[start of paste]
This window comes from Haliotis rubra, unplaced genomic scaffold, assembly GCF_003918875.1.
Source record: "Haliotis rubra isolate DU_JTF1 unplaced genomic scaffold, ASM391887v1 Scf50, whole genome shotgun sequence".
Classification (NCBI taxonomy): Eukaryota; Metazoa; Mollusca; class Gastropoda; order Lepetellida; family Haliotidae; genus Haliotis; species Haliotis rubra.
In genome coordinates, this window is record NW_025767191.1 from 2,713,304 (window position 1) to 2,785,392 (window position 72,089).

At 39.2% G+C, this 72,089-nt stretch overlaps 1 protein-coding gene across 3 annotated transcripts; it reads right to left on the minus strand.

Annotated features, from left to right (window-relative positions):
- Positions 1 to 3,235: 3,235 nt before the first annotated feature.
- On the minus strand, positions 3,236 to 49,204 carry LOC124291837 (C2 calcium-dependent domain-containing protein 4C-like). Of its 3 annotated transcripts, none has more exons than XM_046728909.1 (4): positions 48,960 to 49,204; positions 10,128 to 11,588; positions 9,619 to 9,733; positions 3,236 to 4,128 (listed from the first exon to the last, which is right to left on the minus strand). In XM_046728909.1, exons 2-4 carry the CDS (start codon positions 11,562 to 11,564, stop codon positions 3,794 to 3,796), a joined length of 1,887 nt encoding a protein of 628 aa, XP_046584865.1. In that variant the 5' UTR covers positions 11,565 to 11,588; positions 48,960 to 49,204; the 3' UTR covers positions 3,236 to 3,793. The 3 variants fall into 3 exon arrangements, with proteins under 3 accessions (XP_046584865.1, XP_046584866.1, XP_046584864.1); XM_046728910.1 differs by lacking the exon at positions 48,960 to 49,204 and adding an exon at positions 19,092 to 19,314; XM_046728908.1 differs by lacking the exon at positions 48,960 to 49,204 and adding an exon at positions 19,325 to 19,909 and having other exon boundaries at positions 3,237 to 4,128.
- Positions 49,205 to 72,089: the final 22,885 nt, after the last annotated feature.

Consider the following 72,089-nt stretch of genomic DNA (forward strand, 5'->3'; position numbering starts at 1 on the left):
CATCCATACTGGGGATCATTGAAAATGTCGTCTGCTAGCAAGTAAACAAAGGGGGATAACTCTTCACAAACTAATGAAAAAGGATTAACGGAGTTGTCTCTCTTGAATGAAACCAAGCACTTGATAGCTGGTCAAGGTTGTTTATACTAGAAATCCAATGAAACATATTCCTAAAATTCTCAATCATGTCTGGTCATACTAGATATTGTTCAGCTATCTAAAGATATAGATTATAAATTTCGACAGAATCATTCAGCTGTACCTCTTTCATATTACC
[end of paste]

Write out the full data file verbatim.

This window comes from Haliotis rubra, unplaced genomic scaffold, assembly GCF_003918875.1.
Source record: "Haliotis rubra isolate DU_JTF1 unplaced genomic scaffold, ASM391887v1 Scf50, whole genome shotgun sequence".
Classification (NCBI taxonomy): Eukaryota; Metazoa; Mollusca; class Gastropoda; order Lepetellida; family Haliotidae; genus Haliotis; species Haliotis rubra.
In genome coordinates, this window is record NW_025767191.1 from 2,713,304 (window position 1) to 2,785,392 (window position 72,089).

At 39.2% G+C, this 72,089-nt stretch overlaps 1 protein-coding gene across 3 annotated transcripts; it reads right to left on the minus strand.

Annotated features, from left to right (window-relative positions):
- Positions 1 to 3,235: 3,235 nt before the first annotated feature.
- On the minus strand, positions 3,236 to 49,204 carry LOC124291837 (C2 calcium-dependent domain-containing protein 4C-like). Of its 3 annotated transcripts, none has more exons than XM_046728909.1 (4): positions 48,960 to 49,204; positions 10,128 to 11,588; positions 9,619 to 9,733; positions 3,236 to 4,128 (listed from the first exon to the last, which is right to left on the minus strand). In XM_046728909.1, exons 2-4 carry the CDS (start codon positions 11,562 to 11,564, stop codon positions 3,794 to 3,796), a joined length of 1,887 nt encoding a protein of 628 aa, XP_046584865.1. In that variant the 5' UTR covers positions 11,565 to 11,588; positions 48,960 to 49,204; the 3' UTR covers positions 3,236 to 3,793. The 3 variants fall into 3 exon arrangements, with proteins under 3 accessions (XP_046584865.1, XP_046584866.1, XP_046584864.1); XM_046728910.1 differs by lacking the exon at positions 48,960 to 49,204 and adding an exon at positions 19,092 to 19,314; XM_046728908.1 differs by lacking the exon at positions 48,960 to 49,204 and adding an exon at positions 19,325 to 19,909 and having other exon boundaries at positions 3,237 to 4,128.
- Positions 49,205 to 72,089: the final 22,885 nt, after the last annotated feature.

Consider the following 72,089-nt stretch of genomic DNA (forward strand, 5'->3'; position numbering starts at 1 on the left):
CATCCATACTGGGGATCATTGAAAATGTCGTCTGCTAGCAAGTAAACAAAGGGGGATAACTCTTCACAAACTAATGAAAAAGGATTAACGGAGTTGTCTCTCTTGAATGAAACCAAGCACTTGATAGCTGGTCAAGGTTGTTTATACTAGAAATCCAATGAAACATATTCCTAAAATTCTCAATCATGTCTGGTCATACTAGATATTGTTCAGCTATCTAAAGATATAGATTATAAATTTCGACAGAATCATTCAGCTGTACCTCTTTCATATTACC